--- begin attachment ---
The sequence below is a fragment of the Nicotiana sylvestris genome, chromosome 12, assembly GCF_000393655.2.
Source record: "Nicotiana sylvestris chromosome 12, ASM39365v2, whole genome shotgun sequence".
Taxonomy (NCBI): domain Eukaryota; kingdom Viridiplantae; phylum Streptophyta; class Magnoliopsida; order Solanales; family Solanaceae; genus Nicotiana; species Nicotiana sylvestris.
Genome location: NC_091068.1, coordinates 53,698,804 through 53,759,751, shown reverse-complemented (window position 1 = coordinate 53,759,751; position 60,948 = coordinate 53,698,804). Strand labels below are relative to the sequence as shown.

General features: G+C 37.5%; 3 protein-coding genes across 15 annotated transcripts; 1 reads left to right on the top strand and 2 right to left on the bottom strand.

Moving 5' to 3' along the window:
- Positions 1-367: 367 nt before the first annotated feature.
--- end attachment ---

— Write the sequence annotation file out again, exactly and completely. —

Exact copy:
The sequence below is a fragment of the Nicotiana sylvestris genome, chromosome 12, assembly GCF_000393655.2.
Source record: "Nicotiana sylvestris chromosome 12, ASM39365v2, whole genome shotgun sequence".
Taxonomy (NCBI): domain Eukaryota; kingdom Viridiplantae; phylum Streptophyta; class Magnoliopsida; order Solanales; family Solanaceae; genus Nicotiana; species Nicotiana sylvestris.
Genome location: NC_091068.1, coordinates 53,698,804 through 53,759,751, shown reverse-complemented (window position 1 = coordinate 53,759,751; position 60,948 = coordinate 53,698,804). Strand labels below are relative to the sequence as shown.

General features: G+C 37.5%; 3 protein-coding genes across 15 annotated transcripts; 1 reads left to right on the top strand and 2 right to left on the bottom strand.

Moving 5' to 3' along the window:
- Positions 1-367: 367 nt before the first annotated feature.